• overall investment in education and economic infrastructure thus building people’s capacity to have knowledge, skills, jobs and opportunities.

See also:

will aid effectiveness win over US national interests?

International food assistance has been one of the areas with the most controversies regarding its effectiveness and side effects, therefore positively unexpected is this Obama’s proposal to reform USA food aid. As a result of this, i would say, revolutionary change the same amount of funds currently spent on food aid could feed extra 17 million people a year (!!!) and local food producers would become important actors of aid system and boost local economic development. The problem right now is that food aid given by USA should be produced in the USA and shipped to the respective countries by USA cargo ships.

Last year I already wrote here about problems with USAID and how in essence it functions as an US export industry promoter rather than an international aid instrument. Because of USAID’s massive budget (around USD 12 billion) a change proposal which Obama is putting forward would mean that food aid could be purchased locally which is more effective and rational, cheaper, quicker, environment-friendly (imagine all the cargo ships currently shipping all the food aid from the states to countries in need?) and most importantly – would help more people in need. Moreover, such an aid may enable more countries to get out of their vicious circle of dependence on aid; currently food aid is counter-productive in terms of developing/ advancing local food/ agriculture sector.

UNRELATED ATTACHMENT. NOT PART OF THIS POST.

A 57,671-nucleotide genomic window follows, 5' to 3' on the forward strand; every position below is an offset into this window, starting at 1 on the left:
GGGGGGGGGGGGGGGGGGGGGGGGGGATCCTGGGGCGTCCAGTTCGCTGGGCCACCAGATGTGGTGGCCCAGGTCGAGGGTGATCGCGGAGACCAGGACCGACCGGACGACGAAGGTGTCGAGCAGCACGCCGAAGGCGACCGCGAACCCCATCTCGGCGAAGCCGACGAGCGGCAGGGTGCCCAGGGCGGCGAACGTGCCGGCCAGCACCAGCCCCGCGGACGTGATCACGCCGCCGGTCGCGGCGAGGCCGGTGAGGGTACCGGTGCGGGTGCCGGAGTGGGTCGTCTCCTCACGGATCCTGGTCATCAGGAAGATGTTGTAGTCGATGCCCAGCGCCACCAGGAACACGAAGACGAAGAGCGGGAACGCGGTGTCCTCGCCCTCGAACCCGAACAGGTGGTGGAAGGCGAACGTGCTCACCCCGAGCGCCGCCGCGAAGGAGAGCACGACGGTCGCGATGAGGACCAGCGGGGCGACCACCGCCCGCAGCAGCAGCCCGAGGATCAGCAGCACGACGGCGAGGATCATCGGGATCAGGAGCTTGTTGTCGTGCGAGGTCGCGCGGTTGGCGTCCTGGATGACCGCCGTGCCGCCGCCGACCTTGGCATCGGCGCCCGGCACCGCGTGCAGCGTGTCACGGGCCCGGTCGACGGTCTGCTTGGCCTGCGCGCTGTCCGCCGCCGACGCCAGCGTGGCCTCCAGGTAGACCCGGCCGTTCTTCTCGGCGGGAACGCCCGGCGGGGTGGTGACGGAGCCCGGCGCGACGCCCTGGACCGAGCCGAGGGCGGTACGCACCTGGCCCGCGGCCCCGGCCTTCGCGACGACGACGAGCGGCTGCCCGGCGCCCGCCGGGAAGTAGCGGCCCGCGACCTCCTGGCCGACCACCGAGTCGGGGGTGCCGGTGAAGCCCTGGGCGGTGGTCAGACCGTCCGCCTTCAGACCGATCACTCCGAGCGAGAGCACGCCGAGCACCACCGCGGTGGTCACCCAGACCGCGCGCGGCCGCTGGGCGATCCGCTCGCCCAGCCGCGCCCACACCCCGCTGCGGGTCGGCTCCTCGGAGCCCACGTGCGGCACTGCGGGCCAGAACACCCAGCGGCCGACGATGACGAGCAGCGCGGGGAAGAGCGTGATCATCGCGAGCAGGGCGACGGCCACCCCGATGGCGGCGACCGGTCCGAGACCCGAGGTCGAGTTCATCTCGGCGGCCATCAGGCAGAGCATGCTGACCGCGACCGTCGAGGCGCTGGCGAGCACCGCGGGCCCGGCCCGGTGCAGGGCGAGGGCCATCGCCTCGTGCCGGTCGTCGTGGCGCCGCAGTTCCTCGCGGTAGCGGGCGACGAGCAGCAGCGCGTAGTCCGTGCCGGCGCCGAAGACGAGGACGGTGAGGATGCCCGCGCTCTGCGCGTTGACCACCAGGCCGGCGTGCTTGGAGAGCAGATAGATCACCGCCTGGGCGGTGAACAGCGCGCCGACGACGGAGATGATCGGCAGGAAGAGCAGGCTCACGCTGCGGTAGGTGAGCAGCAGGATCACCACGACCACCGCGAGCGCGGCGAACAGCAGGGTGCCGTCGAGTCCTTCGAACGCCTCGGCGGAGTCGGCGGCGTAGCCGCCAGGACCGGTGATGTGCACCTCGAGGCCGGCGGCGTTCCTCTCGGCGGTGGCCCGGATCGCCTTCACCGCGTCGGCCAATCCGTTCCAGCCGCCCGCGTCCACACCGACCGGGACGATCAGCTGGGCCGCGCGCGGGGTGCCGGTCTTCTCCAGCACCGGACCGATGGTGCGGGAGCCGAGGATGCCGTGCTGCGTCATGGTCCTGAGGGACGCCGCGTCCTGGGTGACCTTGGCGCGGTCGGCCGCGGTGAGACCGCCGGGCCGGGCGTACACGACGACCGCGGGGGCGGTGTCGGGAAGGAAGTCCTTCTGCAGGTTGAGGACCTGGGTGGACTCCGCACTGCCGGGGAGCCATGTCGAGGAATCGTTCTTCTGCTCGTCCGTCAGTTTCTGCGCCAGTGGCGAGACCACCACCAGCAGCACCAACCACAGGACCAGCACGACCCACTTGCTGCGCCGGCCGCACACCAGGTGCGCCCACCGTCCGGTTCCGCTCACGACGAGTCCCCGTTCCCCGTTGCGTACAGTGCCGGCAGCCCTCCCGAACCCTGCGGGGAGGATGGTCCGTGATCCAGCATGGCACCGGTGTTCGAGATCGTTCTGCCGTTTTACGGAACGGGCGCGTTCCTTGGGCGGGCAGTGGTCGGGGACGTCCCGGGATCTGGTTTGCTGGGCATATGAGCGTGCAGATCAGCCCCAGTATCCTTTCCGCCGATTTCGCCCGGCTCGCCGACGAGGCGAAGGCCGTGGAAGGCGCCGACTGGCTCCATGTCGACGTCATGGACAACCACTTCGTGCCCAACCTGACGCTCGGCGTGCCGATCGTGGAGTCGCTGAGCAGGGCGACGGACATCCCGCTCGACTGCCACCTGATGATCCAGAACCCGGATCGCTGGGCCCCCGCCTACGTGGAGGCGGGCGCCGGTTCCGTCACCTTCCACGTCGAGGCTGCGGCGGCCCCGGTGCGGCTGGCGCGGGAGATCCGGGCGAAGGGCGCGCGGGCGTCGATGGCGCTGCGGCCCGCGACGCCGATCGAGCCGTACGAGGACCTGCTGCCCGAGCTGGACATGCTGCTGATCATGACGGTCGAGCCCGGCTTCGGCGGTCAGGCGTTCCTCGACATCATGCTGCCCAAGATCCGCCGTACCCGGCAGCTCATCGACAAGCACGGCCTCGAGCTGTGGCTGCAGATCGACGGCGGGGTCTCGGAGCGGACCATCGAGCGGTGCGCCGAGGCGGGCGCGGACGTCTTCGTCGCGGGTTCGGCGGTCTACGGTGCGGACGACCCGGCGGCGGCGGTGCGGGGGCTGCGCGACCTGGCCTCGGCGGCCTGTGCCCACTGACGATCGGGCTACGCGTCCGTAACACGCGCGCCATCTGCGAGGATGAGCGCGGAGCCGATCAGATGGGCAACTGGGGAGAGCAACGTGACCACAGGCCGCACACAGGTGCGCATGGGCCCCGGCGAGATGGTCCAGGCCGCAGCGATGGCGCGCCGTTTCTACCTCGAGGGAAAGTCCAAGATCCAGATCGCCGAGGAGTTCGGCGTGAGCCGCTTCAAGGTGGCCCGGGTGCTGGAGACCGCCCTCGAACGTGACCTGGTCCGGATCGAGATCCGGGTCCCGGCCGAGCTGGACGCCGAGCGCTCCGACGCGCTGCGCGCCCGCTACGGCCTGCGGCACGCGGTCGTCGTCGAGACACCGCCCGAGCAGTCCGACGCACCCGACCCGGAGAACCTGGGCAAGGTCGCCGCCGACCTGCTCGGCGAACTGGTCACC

I will be closely following the 2014 US budget negotiations to see if this ‘better later than never’ proposal will be killed by US national interests (lobbyists defending interests of shipping, US agriculture, transport industry) or not..

why poverty?

Poverty. This uncomfortable word. It can be even intimidating. To some hearing about poverty may cause a sense of guilt; to some it’s a shame and a personal tragedy; to some it can cause compassion, anger, urge to do something. to some it’s ‘it is their own fault’.

when we think about poverty, very often we think about developing countries, starving children and refugee camps. But, nowadays, poverty is everywhere. Poverty can be found in the richest cities in the world. Yet, we may often prefer to ignore it, pretend as if we dont notice or see it, avoid it,  try to stay positive and not to screw up our mood. But it is still there.

Why poverty project has produced a series of short films and documentaries presenting the real face of poverty around the world. I recommend. Something to think about.